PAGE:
Arthur (Skip) Colvin is a serial entrepreneur with a 35-plus-year record of technical innovation and successful leadership of entrepreneurial product creation and development programs. Skip has been directly responsible for more than 40 successful products in life science and medical technology from concept to commercialization, and has served in corporate positions ranging from chief scientist to CEO.
We asked Skip to share some words of advice based on his experience as a Mentor-In-Residence at FastForward.
Why planning is essential
Many founders want to start a company and jump right in. Unfortunately, as new entrepreneurs, they often do not understand the importance of business and strategic planning in positioning the startup for success. “Ready, fire, aim” does not work nearly as well as “Ready, aim, aim, aim, fire.” When meeting with new founders, I explain that, through timing and their business plan, they must position their startup to be successful from the start.
You want to identify and mitigate as much risk as possible before hitting the “start” button, and you must be in a position where your business plan defines and describes exactly what is to be done and by whom and how to get from where you are to where you win. There must be a very clear purpose for the startup that founders must be able to articulate in detail. Otherwise, how do they tell their first employees what they are doing and how? How do they determine what kind of employees they need?
In the case of one startup I am helping, this is going very well. They had three major risk elements that needed to be mitigated before meeting with me. We identified them and set about mitigating them to make the startup ready. One of the risks was, could they could design the product in a way that could be manufactured? The answer was definitely not at the start because they had designed something that could be 3D printed but could not be made any other way. This would never fly as a medical device, and we needed to face that right away. You can’t sell it – or get FDA approval – if you can’t make it. So, for months we had to keep starting over until we finally figured it out. It was really hard, and that alone would have probably killed a fragile startup.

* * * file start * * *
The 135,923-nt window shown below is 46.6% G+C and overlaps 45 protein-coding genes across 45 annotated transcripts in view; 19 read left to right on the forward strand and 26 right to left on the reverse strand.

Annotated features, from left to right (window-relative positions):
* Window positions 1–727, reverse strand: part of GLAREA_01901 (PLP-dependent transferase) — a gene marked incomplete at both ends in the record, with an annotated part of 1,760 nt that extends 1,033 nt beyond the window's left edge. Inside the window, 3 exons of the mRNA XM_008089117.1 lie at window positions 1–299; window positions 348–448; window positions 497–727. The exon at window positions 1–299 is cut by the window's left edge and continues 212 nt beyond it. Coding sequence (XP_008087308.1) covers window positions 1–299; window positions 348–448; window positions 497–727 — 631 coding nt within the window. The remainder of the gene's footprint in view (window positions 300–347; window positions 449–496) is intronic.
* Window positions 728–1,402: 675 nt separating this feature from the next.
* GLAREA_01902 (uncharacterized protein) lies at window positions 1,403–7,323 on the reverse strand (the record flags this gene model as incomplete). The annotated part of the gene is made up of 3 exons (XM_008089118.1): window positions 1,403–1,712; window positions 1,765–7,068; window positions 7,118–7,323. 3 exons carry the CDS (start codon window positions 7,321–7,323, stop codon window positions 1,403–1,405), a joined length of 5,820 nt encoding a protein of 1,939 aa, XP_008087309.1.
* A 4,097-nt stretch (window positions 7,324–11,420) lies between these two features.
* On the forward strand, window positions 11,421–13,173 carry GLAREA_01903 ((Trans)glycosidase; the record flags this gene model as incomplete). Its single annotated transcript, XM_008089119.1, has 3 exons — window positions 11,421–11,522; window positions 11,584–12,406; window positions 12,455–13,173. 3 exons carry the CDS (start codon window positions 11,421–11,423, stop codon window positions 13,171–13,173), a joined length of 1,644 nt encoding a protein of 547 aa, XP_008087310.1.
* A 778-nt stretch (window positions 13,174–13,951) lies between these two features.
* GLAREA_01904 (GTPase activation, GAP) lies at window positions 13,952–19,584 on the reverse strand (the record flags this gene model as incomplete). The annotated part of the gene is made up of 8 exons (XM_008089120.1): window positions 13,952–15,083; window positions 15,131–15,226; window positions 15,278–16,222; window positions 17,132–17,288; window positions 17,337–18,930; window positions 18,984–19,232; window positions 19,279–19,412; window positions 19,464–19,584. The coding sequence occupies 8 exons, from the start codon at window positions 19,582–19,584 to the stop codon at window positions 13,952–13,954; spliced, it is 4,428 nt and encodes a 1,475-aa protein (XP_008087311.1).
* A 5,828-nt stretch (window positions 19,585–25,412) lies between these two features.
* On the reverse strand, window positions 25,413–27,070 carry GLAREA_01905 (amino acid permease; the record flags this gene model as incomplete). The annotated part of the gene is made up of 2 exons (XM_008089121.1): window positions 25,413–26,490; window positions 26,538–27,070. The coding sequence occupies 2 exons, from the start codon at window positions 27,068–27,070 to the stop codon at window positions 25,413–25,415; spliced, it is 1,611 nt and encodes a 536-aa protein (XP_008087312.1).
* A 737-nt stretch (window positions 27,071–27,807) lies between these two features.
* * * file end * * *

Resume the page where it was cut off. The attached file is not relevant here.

The next startup killer was to find someone who could make this very difficult design. We searched the country at least twice before we found someone who did not start their reply with “hell no” or “are you kidding me?” Eventually, we found someone with the right mix of crazy and rare talent. Now, we are 100% sure we can make the product to FDA standards, make them cost effective and can scale them as needed at any level.
Next up is our proof-of-concept trial. If the trial goes as expected, we will have scrubbed away the risk and can create the startup as fast as possible. If the proof-of-concept trial does not go as expected, the team must continue in research mode until they can solve the risk-element problems.
This approach, which has been tailored over the last six years for our Johns Hopkins community of innovators, makes for a very strong startup from the beginning because we have anticipated and handled the high-risk elements that could kill a young startup. We then can clearly define the purpose of the startup very crisply: To execute and achieve FDA approval for the finished product and thereby boost valuation substantially and then engage established companies or venture investors who would greatly benefit from this product opportunity. We can then accurately know how much time we expect this mission to take, what kind of people and how many we need, how much and what type of money we need to fund and how to map out good quarterly progress checks so we can make sure we are meeting mission milestones on time and budget until we hit the exit goalpost.